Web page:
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The Chemiluminescent Ammonia Fountain Chemical Demonstration Kit is an exciting presentation of the solubility of a gas in water and the conversion of chemical energy to light. Students won't forget these difficult chemistry concepts.

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Product Details

An exciting demonstration showing the solubility of a gas in water and the conversion of chemical energy to light. Using the old-time ammonia fountain demonstration we've added a “special twist” by having a chemiluminescent reaction also take place at the same time. This demonstration is not only exciting to watch, but will also help your students understand some difficult chemistry concepts. Enough materials are provided to perform the demonstration seven times. Concepts: Chemiluminescence, solubility. Time Required: 25 minutes Materials Provided: Hydrogen peroxide, sodium carbonate, luminol, sodium bicarbonate, ammonium carbonate, copper(II) sulfate, and a T-shaped tubing connector. Note: A one-liter, round-bottom flask and a few mL of concentrated ammonium hydroxide are required and available separately. Perform this demonstration in a fume hood or well-ventilated lab

Correlation to Next Generation Science Standards (NGSS)

Science & Engineering Practices

Asking questions and defining problems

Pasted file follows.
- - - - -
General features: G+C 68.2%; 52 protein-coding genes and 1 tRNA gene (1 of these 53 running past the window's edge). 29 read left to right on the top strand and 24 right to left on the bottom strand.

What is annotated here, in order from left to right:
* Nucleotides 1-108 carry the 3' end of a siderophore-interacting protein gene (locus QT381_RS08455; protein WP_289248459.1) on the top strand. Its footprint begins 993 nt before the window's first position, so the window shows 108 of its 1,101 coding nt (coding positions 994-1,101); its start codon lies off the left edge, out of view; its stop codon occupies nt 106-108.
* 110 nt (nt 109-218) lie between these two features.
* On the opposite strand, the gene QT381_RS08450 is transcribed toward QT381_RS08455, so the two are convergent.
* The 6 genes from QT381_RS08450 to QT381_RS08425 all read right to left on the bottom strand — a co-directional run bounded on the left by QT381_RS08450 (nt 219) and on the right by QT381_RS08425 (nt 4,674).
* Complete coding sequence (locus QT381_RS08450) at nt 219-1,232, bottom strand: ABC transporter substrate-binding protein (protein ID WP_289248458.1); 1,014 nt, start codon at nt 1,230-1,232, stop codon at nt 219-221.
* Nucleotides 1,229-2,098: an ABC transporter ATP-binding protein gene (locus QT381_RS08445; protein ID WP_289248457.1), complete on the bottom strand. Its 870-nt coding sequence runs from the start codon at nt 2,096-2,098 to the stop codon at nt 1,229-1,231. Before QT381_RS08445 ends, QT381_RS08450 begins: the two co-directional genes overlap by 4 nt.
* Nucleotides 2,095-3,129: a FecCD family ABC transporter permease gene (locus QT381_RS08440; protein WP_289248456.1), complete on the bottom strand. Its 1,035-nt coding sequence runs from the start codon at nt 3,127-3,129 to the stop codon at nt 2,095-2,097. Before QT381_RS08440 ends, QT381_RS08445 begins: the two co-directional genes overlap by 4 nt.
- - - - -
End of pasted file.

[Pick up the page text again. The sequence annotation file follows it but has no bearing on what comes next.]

Developing and using models
Constructing explanations and designing solutions

Disciplinary Core Ideas

MS-PS1.A: Structure and Properties of Matter
MS-PS1.B: Chemical Reactions
MS-PS4.B: Electromagnetic Radiation
HS-PS1.A: Structure and Properties of Matter
HS-PS1.B: Chemical Reactions
HS-PS4.B: Electromagnetic Radiation

Crosscutting Concepts

Cause and effect
Systems and system models
Energy and matter
Stability and change

Performance Expectations

MS-PS1-2. Analyze and interpret data on the properties of substances before and after the substances interact to determine if a chemical reaction has occurred.
MS-PS4-2. Develop and use a model to describe that waves are reflected, absorbed, or transmitted through various materials.
HS-PS1-2. Construct and revise an explanation for the outcome of a simple chemical reaction based on the outermost electron states of atoms, trends in the periodic table, and knowledge of the patterns of chemical properties.